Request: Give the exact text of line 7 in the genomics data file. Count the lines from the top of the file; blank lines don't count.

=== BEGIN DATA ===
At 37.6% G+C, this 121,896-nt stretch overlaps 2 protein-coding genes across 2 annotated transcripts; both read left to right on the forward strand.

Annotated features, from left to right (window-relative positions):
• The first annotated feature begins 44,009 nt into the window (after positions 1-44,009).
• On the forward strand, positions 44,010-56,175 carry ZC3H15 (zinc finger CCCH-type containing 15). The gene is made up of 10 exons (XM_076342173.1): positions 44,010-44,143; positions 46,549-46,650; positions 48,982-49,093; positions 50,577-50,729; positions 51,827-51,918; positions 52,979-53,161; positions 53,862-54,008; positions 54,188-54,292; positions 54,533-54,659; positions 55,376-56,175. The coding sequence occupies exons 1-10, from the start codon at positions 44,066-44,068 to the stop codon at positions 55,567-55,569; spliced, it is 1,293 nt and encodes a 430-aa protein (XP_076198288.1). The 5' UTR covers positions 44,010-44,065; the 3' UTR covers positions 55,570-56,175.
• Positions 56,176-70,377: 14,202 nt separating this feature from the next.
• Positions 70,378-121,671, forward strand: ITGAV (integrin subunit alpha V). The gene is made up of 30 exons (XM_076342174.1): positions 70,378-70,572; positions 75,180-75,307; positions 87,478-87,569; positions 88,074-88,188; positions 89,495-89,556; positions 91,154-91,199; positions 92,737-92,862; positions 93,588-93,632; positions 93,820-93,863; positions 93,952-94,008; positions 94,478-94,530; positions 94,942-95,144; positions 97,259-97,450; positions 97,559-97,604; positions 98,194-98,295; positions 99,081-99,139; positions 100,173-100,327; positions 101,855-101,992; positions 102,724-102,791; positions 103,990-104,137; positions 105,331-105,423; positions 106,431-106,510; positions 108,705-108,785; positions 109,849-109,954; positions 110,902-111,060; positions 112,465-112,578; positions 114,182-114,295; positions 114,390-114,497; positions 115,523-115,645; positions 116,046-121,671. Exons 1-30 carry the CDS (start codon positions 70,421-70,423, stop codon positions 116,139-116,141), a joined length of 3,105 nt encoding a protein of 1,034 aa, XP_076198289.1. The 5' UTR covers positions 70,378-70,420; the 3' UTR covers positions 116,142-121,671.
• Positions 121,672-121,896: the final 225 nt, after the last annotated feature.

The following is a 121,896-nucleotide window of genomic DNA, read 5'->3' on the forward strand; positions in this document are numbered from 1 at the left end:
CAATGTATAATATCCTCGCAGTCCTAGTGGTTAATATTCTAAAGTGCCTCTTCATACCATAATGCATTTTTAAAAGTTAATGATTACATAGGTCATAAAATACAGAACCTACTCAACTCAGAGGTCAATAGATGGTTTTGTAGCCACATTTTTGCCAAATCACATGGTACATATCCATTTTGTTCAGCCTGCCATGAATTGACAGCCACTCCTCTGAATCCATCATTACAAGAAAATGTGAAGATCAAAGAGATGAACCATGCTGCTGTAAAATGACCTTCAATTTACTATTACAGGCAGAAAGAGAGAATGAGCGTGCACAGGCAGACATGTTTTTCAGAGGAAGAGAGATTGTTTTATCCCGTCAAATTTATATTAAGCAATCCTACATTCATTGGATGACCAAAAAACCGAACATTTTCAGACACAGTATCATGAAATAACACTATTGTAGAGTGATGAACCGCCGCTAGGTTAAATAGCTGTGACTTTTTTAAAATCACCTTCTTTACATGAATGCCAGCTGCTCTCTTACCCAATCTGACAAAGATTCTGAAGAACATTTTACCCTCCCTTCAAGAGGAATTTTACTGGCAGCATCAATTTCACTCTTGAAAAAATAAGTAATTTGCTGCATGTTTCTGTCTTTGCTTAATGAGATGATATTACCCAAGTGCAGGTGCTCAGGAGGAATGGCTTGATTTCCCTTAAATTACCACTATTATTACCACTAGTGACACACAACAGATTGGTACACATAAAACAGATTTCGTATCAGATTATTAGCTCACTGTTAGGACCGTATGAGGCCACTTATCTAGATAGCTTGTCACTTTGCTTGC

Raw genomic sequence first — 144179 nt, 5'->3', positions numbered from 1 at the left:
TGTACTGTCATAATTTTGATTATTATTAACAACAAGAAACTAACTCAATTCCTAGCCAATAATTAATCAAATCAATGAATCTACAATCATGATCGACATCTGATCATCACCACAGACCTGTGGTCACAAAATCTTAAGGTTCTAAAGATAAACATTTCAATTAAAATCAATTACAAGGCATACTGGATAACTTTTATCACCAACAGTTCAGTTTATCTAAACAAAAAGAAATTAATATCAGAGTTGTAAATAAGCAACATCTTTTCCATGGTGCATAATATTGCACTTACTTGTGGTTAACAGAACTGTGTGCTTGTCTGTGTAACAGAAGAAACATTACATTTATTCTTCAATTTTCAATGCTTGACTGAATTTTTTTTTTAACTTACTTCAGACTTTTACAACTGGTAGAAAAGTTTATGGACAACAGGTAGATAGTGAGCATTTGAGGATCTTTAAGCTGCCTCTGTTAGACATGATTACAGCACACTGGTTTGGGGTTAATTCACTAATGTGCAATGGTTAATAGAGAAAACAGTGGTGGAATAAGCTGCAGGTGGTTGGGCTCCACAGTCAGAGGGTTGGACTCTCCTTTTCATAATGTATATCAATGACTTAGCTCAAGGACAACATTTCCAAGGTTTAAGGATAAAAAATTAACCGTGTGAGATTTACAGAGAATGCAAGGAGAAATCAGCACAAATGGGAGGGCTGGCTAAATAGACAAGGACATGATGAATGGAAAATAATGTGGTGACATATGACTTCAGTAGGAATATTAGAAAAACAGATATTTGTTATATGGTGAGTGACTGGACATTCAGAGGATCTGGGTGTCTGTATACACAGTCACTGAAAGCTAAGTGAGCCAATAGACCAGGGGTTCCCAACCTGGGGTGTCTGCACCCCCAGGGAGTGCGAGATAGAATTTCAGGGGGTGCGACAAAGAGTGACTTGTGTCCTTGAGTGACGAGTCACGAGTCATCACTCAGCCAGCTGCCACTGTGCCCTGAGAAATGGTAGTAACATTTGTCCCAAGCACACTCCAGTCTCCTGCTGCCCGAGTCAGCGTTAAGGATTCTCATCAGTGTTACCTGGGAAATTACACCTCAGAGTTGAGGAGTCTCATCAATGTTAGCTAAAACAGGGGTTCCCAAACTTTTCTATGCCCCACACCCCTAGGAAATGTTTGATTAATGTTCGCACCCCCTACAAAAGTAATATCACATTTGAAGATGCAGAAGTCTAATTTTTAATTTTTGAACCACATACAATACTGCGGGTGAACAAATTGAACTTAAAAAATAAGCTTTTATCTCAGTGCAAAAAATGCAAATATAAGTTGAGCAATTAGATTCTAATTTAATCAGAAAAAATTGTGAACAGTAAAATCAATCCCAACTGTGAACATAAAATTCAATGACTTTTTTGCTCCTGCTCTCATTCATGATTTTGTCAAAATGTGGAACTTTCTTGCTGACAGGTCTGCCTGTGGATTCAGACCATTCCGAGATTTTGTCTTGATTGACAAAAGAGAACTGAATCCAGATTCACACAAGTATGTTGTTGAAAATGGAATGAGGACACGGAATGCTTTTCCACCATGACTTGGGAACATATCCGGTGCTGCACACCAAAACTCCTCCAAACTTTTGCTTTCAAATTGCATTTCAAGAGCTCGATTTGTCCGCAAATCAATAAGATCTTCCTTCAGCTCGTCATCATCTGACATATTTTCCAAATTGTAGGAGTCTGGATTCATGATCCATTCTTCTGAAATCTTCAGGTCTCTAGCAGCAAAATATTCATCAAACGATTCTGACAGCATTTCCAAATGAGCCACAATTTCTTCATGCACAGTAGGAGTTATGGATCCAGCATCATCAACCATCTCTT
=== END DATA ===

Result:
• Positions 121,672-121,896: the final 225 nt, after the last annotated feature.